Recently, I had the chance to tour the National September 11 Memorial and Museum in New York City, which, as you can imagine, is quite a somber experience.
Amid the thoughtfully presented exhibits, I started wondering about 9/11 as portrayed in film. Now, when I say “portrayed” I’m not talking tangentially, as when 9/11 is used to jumpstart plot (e.g., Zero Dark Thirty, Reign Over Me, Jack Ryan: Shadow Recruit, Extremely Loud and Incredibly Close, to name but a few), but rather films that use the terrible events of that day as their plots.
I’ll be discussing those two films in more detail a bit later in this post, but first I’d like to examine the strange phenomenon that is why, in the 15 years since September 11, 2001, arguably the most important art form of the last 100 years has seen fit only to produce two—count ‘em two—movies on the subject.
Hollywood’s Variable Playbook
Hollywood has an interesting and inconstant past when addressing national trauma.
Take, for instance, World War Two, which, despite its incredible carnage–419,000 Americans would be killed by the time it wrapped in August 1945–had the ubiquitous backing of the American public. “The Good War,” as it eventually was christened by author and historian Studs Terkel, was nothing less that a worldwide struggle against fascism, a very clear good versus a very clear evil.
And so, with the PR winds at its back, Hollywood didn’t shy from depicting the conflict even while it raged. Little did they fear an indignant public accusing them of exploiting the sacrifice of our boys. The opposite was true–the public needed these films (and accompanying newsreels) to process the sacrifice our soldiers were making in strangely named foreign lands that, back in the early 1940s, must have seemed as far away as the moon.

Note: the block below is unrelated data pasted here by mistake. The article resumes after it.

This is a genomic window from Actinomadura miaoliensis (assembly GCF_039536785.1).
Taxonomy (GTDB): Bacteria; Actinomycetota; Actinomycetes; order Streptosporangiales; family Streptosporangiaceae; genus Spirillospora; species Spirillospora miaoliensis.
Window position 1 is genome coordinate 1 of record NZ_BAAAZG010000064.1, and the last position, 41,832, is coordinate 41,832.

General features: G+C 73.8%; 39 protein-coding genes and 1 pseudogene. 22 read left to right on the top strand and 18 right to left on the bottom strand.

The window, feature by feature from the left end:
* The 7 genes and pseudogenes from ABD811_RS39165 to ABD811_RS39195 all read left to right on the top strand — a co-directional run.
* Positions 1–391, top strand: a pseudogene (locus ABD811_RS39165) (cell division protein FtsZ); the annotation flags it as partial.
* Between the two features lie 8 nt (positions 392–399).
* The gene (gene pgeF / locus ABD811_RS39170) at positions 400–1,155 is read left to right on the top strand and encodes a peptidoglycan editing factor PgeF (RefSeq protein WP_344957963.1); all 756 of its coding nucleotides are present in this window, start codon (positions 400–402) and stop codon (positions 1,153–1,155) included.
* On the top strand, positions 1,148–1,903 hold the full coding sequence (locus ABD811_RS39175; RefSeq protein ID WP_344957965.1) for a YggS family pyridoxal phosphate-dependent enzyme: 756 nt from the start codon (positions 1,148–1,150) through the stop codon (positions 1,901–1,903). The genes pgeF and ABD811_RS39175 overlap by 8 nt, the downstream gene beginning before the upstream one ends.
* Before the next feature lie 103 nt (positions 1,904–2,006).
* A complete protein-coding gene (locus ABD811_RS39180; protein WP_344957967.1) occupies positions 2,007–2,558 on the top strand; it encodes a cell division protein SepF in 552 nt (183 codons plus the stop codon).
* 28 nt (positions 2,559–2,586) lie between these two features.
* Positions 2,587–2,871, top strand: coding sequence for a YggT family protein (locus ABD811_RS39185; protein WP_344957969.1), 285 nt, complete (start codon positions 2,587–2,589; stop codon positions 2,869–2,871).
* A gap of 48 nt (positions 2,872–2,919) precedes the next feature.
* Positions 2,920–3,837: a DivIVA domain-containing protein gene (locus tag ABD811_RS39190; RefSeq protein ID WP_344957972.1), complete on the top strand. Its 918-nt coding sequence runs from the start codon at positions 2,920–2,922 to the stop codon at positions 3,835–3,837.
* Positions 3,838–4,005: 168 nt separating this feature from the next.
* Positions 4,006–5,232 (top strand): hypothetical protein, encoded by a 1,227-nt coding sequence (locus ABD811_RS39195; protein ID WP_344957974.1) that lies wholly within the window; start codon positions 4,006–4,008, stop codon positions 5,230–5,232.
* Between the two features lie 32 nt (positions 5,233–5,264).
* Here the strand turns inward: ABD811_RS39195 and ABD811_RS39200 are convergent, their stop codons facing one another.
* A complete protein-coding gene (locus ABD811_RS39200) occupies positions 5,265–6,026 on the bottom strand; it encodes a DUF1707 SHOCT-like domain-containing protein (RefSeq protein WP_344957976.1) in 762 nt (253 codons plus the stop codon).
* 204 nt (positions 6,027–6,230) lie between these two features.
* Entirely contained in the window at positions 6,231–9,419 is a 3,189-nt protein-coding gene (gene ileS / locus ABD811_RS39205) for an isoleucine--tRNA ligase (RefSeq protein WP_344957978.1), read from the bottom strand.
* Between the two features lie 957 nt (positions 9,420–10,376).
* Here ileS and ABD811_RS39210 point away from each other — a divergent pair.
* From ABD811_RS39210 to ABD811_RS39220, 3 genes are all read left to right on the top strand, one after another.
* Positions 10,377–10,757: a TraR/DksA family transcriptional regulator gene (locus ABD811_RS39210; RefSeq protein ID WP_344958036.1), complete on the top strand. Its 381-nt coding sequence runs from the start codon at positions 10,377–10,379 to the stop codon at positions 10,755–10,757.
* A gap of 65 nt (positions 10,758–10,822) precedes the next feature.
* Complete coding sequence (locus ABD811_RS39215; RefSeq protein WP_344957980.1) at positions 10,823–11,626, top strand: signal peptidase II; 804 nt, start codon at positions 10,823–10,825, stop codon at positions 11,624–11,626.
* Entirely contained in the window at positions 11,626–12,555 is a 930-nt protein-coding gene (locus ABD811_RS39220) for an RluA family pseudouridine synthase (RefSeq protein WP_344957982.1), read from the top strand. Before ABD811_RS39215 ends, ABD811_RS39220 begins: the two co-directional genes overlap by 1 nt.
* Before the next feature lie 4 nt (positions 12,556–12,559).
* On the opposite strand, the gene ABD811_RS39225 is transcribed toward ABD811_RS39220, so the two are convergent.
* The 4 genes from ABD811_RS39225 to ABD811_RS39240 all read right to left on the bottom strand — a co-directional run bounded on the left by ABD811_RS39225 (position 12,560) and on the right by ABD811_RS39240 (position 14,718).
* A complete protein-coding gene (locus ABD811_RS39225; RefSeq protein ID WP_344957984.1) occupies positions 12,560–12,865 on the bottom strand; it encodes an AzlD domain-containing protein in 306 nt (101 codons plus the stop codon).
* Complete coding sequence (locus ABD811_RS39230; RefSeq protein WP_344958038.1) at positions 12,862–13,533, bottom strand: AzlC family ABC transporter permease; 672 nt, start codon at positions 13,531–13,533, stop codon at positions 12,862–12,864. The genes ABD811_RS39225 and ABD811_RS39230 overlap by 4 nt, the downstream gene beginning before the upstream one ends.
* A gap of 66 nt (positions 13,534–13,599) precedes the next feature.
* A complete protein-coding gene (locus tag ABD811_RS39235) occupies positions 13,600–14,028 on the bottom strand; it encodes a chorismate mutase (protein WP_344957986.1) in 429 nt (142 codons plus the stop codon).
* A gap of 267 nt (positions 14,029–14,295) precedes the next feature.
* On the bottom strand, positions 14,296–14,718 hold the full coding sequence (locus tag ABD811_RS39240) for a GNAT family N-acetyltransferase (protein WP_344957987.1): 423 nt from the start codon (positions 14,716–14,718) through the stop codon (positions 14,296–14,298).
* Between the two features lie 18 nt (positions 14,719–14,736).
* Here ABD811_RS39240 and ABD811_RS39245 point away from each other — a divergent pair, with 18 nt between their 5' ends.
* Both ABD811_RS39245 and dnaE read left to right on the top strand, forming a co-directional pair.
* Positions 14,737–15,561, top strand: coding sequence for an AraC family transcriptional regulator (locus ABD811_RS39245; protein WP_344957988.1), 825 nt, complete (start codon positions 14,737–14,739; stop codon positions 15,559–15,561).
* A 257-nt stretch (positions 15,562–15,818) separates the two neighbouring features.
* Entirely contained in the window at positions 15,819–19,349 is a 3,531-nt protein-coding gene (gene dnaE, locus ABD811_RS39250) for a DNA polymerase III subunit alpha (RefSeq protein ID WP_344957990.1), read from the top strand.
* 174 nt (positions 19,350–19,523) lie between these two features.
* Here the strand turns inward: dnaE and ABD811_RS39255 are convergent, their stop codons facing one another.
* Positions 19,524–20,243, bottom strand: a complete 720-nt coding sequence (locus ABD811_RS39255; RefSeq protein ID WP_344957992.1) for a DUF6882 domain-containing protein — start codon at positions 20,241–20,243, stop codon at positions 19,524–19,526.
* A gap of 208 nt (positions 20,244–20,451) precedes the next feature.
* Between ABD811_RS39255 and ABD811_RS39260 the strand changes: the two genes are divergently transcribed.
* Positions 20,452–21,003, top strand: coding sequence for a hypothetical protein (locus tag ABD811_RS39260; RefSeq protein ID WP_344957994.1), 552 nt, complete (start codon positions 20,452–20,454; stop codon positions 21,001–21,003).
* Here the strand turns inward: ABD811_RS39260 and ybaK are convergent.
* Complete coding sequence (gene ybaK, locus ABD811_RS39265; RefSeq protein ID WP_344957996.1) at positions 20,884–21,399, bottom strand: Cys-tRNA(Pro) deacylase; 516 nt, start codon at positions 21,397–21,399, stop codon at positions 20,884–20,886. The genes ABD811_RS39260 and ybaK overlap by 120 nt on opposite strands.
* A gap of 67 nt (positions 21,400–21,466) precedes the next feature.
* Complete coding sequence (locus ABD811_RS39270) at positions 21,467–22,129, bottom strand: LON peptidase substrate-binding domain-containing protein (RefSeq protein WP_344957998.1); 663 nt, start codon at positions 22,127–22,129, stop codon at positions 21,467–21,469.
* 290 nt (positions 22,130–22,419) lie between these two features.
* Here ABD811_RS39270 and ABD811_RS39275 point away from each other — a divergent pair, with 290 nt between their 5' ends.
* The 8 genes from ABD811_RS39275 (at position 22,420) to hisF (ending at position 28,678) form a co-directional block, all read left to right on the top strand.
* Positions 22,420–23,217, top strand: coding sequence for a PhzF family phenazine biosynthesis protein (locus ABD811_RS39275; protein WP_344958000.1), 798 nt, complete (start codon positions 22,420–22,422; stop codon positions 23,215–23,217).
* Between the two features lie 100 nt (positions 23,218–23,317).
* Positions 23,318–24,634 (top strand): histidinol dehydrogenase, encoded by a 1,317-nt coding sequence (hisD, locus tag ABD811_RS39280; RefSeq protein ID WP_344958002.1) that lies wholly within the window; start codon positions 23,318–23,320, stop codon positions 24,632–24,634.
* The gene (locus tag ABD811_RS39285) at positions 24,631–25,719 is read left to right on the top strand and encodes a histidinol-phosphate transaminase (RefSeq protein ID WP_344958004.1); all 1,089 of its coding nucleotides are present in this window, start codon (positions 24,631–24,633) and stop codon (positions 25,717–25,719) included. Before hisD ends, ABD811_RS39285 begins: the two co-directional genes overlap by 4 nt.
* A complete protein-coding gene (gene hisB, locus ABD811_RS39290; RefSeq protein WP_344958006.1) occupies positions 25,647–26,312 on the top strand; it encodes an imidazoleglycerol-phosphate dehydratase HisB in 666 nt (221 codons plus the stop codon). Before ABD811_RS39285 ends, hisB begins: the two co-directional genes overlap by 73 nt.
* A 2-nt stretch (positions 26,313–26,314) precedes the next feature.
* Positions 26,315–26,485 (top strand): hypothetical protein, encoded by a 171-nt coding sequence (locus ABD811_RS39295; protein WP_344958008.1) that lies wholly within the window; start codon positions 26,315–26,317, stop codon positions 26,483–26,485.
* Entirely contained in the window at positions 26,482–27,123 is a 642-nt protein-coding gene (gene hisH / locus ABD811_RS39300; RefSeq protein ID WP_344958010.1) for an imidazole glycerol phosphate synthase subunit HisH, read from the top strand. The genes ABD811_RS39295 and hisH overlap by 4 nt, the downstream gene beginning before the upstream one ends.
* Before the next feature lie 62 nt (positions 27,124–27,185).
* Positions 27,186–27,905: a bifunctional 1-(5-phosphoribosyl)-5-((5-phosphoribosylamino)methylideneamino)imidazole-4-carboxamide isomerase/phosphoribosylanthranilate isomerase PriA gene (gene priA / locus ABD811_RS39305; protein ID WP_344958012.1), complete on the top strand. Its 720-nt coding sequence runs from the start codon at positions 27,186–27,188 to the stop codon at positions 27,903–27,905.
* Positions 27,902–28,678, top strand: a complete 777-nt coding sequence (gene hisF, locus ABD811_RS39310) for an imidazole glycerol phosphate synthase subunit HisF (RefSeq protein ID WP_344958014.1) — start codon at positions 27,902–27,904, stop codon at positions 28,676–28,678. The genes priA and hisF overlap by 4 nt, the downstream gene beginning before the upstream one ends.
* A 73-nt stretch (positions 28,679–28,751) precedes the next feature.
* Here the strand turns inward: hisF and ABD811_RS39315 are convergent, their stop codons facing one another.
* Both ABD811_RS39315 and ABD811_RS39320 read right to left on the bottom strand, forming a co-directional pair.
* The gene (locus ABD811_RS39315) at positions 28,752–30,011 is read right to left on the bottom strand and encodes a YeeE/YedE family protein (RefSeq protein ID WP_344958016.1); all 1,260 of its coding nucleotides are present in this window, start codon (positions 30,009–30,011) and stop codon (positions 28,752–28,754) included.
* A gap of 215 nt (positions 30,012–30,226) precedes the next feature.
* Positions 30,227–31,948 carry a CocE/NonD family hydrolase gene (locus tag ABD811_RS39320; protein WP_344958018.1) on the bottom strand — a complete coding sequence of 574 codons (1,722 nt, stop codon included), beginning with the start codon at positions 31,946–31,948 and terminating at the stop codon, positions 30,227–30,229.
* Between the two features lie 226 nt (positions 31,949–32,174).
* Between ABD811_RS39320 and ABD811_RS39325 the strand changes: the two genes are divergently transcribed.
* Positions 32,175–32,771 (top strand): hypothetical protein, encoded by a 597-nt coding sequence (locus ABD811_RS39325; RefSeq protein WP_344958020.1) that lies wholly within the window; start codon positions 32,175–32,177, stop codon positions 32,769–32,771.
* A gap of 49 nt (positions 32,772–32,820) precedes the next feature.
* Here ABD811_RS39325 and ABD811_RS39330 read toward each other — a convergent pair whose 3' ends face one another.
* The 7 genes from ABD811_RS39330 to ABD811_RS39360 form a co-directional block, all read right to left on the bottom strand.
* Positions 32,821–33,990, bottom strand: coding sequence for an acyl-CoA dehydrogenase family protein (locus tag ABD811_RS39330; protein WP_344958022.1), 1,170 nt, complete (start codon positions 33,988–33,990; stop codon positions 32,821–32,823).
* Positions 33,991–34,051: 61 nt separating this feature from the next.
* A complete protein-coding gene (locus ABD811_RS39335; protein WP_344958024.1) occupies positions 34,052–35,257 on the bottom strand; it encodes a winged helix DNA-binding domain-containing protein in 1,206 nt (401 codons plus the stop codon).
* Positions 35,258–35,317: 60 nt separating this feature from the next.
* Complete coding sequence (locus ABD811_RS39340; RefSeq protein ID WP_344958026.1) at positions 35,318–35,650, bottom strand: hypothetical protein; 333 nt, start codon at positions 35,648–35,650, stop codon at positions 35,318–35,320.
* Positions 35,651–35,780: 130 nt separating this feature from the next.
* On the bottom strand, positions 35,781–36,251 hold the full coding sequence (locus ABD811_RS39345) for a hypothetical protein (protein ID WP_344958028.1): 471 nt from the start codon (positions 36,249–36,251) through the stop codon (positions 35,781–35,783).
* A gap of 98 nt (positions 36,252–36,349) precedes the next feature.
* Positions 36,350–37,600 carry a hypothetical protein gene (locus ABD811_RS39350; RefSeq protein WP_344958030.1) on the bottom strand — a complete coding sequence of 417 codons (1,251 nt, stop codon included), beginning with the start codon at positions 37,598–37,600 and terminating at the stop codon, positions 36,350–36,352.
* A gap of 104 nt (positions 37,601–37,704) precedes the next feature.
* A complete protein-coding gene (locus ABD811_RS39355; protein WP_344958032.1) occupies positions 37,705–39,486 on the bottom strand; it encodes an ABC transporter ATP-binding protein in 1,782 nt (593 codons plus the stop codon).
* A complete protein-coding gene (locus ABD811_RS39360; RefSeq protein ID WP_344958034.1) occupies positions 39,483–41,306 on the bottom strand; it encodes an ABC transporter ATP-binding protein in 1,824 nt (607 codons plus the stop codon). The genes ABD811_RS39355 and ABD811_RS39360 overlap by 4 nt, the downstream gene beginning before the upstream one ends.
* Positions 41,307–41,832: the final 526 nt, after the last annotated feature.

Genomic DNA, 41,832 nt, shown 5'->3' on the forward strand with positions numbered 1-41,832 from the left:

Thus, in 1942, the year the U.S. began combat operations against the Axis powers, American movie theaters welcomed over 30 narrative films dealing with the war effort, including Commandos Strike At Dawn, Stand by for Action and Wake Island. In 1943, the total jumped to over 50, with such titles as Destination Tokyo, Guadalcanal Diary and Corregidor. The next two years kept pace, the war-obsessed public presented with The Fighting Seabees, Thirty Seconds Over Tokyo and The Story of G.I. Joe, among scores of others.
And while some of the releases no doubt were nothing more than happy ending propaganda, many didn’t shy from war’s terrible toll. Take, for instance, 1944’s The Fighting Sullivans, which tells the true story of five Iowa brothers posted to the same light cruiser (USS Juneau) and ultimately perish together in the Naval Battle of Guadalcanal. And then there’s William Wyler’s The Best Years of Our Lives (1946), released a little over a year from the cessation of hostilities, telling the story of servicemen struggling to adjust of a post-war life.
Alas, when America stumbled its way into subsequent, much-less-popular struggles, Hollywood’s output slowed to a trickle as the zeitgeist shifted from patriotic enthusiasm to bitter exhaustion.
Which is why for the duration of the Korean War (1950-53) Hollywood produced but a handful of films, among them Fixed Bayonets! (1951), Retreat, Hell! (1952) and The Glory Brigade (1953). Vietnam, an even less-popular boondoggle, saw only one major film produced while the conflict raged, the jingoistic, critically panned John Wayne vehicle, The Green Berets.
Hollywood, it would seem, follows, rather than dictates, America’s public opinion.
A Knee-Jerk Reaction?
In the wake of 9/11, Hollywood had a dilemma on its hands: what to do about those Manhattan-set films scheduled for release in the months after the tragedy (but filmed months before) featuring a glimpse of the towers intact.